Viruses are one of the occupational hazards of using a computer, especially spending time on the Internet. Hackers and malware authors spend lots of time producing software whose sole intent is to work its way into your computer system and steal information, corrupt data, or hand control of your PC over to a third party. Installing an anti-virus suite may be time consuming, cost money, and in some cases it may affect your computer’s performance, but without one your computer lacks key defenses against infection.
It’s certainly true that applying some common sense to your activities online can greatly reduce your risk of virus infection. Refusing to open email attachments, staying off file-sharing networks, and only downloading software from reputable sources will protect you from three of the most prevalent vectors of malware intrusion on the Internet. However, there are ways in which malware can infect your system without your knowledge. No computer is immune, and an anti-virus program can help defend against attacks.
One way in which many viruses and malware programs spread is by infecting websites. Websites use scripting languages to display data and graphics and perform other tasks. These scripting languages sometimes have exploits that hackers can use to plant malware in the computers of those who browse the sites. An anti-virus program with a Web shield can detect these script attacks, preventing the website from displaying and blocking the malicious software from your PC. Without an anti-virus program, you may discover the infection only after it damages your data.
Security flaws in operating systems and other programs represent another potential source of infection. For instance, if your firewall is misconfigured, it may be vulnerable to someone sending malformed packets of data, allowing them to run commands on your system without your knowledge and plant malware. Web browsers and other programs that interact with the Internet also represent potential security threats, and while manufacturers regularly release software patches to close these security holes, an anti-virus program serves as a solid backup to prevent this type of infection.Friends, Family and Coworkers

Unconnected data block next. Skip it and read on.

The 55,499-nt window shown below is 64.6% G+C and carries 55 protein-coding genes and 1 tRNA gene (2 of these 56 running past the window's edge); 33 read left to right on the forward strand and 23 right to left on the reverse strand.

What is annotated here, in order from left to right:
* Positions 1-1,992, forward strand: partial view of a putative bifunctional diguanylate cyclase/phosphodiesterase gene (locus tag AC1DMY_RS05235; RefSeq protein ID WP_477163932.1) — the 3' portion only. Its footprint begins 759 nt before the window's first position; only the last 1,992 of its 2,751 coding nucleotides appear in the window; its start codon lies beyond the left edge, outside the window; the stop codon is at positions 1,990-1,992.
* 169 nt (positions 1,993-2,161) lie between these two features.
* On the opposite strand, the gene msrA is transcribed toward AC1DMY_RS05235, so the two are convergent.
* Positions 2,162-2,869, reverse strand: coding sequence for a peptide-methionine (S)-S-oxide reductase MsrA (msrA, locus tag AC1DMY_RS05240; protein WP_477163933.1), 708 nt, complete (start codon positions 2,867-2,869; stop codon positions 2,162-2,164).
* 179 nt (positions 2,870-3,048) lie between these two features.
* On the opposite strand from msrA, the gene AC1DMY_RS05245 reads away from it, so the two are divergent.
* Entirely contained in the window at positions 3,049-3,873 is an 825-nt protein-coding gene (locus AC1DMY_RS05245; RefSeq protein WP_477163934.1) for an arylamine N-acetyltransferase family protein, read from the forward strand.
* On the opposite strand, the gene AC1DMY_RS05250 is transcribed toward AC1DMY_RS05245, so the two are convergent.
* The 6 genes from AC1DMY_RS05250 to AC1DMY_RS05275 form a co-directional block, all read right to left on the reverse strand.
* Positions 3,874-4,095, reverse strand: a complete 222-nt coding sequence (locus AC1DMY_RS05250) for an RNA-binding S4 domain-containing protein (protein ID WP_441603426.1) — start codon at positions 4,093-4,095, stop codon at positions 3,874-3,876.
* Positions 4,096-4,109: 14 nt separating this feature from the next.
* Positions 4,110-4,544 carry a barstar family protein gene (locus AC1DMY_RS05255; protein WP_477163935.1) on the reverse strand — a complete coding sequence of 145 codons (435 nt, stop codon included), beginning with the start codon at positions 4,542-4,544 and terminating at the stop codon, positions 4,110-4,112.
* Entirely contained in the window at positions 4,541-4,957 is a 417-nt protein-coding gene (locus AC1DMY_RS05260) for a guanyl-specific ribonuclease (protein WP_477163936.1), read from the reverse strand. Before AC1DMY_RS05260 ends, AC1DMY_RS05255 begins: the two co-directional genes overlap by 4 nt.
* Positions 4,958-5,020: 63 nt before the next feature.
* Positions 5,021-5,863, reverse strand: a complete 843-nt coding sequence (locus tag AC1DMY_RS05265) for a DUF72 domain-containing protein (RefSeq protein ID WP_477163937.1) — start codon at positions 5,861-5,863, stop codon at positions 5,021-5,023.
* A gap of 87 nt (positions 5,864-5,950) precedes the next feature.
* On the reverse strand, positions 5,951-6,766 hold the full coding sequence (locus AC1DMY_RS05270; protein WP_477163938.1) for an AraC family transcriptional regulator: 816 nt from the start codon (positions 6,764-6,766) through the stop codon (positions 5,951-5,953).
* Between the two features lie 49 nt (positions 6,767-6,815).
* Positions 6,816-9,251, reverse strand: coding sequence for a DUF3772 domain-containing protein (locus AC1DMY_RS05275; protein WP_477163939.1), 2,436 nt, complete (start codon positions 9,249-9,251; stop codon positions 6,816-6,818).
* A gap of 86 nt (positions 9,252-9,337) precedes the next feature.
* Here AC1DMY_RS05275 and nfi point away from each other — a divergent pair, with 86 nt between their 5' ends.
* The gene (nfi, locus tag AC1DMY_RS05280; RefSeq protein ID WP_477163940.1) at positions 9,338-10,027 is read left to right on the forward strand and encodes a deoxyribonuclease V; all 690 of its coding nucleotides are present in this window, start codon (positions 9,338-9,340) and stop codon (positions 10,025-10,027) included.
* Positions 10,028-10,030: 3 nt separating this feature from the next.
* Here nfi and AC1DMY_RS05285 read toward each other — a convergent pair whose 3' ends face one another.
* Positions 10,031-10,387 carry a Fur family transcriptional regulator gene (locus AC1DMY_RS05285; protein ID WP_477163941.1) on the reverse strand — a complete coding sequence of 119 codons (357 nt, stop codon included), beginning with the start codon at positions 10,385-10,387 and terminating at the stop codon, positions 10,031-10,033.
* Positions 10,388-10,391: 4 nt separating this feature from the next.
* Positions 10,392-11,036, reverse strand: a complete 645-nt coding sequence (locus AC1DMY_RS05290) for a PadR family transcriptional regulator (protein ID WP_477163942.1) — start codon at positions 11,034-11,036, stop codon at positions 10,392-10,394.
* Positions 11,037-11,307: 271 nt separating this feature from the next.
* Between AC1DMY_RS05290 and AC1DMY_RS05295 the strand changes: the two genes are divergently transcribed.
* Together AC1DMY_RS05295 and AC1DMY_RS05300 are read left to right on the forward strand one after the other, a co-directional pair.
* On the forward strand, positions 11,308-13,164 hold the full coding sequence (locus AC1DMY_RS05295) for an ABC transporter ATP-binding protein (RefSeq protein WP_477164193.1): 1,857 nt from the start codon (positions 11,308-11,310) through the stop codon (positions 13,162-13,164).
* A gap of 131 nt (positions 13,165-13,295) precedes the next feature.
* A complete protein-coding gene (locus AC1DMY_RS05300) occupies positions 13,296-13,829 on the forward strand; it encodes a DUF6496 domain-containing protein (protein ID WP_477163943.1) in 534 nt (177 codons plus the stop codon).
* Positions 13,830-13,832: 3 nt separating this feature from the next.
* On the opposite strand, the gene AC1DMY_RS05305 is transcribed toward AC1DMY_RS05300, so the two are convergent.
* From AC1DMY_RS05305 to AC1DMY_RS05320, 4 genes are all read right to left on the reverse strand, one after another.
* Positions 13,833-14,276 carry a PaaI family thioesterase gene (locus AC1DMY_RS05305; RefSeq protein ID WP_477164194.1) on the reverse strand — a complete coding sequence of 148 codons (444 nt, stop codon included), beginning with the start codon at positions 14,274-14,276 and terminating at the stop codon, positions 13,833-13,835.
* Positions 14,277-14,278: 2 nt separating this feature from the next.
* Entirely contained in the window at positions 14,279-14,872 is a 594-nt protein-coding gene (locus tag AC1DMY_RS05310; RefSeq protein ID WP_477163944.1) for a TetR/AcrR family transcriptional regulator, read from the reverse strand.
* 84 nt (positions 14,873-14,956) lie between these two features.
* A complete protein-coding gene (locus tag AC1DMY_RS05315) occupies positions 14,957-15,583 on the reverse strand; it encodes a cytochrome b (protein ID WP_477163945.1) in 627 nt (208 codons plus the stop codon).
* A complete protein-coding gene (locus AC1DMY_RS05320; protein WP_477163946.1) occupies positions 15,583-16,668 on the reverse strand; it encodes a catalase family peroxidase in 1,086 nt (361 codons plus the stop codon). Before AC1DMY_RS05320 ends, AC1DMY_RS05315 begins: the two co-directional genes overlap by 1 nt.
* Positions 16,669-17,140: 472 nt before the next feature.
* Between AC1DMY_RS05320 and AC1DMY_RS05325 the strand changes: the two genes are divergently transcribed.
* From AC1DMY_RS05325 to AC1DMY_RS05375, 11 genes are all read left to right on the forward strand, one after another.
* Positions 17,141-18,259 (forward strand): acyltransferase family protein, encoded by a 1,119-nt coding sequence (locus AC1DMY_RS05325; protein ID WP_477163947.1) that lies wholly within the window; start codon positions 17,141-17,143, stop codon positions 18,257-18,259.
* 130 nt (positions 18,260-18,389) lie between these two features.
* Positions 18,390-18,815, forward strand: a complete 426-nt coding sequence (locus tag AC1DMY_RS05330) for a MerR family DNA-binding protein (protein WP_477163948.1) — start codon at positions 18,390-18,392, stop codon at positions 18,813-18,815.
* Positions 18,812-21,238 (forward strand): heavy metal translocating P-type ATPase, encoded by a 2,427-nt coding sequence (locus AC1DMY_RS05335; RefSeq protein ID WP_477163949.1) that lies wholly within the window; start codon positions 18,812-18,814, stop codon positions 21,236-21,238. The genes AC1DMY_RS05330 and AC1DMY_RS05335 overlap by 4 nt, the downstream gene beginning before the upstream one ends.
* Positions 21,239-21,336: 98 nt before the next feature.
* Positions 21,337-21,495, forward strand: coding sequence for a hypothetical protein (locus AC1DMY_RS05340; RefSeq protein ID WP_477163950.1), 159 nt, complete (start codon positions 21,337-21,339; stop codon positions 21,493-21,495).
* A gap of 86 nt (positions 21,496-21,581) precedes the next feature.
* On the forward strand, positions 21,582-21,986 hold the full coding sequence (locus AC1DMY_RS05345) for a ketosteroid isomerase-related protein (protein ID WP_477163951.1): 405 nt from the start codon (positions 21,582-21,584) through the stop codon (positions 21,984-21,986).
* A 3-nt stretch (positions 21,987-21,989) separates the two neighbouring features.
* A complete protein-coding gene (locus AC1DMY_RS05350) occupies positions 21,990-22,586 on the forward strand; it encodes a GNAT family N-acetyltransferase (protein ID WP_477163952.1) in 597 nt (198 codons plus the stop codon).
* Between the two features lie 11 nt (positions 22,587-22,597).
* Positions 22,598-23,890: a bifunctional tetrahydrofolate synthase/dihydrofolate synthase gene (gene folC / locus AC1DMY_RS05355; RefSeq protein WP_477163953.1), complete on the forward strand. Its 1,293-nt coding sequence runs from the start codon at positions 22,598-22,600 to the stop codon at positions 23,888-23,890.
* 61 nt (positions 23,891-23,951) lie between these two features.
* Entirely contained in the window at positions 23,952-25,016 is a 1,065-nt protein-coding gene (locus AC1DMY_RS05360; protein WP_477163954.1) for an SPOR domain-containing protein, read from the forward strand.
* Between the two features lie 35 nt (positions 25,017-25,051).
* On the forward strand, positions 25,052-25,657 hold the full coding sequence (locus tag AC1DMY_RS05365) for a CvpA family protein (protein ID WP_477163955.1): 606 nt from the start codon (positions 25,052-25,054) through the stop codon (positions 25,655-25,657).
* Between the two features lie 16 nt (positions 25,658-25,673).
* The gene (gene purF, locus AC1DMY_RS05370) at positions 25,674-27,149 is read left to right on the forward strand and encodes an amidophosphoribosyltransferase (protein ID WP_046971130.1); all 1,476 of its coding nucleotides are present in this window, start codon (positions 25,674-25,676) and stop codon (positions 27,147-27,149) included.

While you may be able to lessen your chances of infection by practicing good computer security discipline, you can’t always assume the same of everyone around you. If someone you know acquires a virus infection, he may unwittingly pass that on to you by sharing files, connecting to your home network, or sending you an email. Without an anti-virus program, you remain vulnerable to this type of social infection.
Safely computing without anti-virus protection requires caution, technical savvy, accepting the risks and accepting the consequences if you make a mistake. Logging into Windows as a restricted, non-administrator account may enable your computer to prevent malware from destroying vital system files. Turning off scripting in your Web browser can prevent Web-based malware from installing, but it will also break any website that uses scripts to display content. Without anti-virus, downloading any files from the Internet or opening email attachments represents a serious risk. You’ll also need to keep all your software patched and up to date to reduce application-based attacks. Even with these precautions, however, you may still be vulnerable to infection, so back up vital data regularly.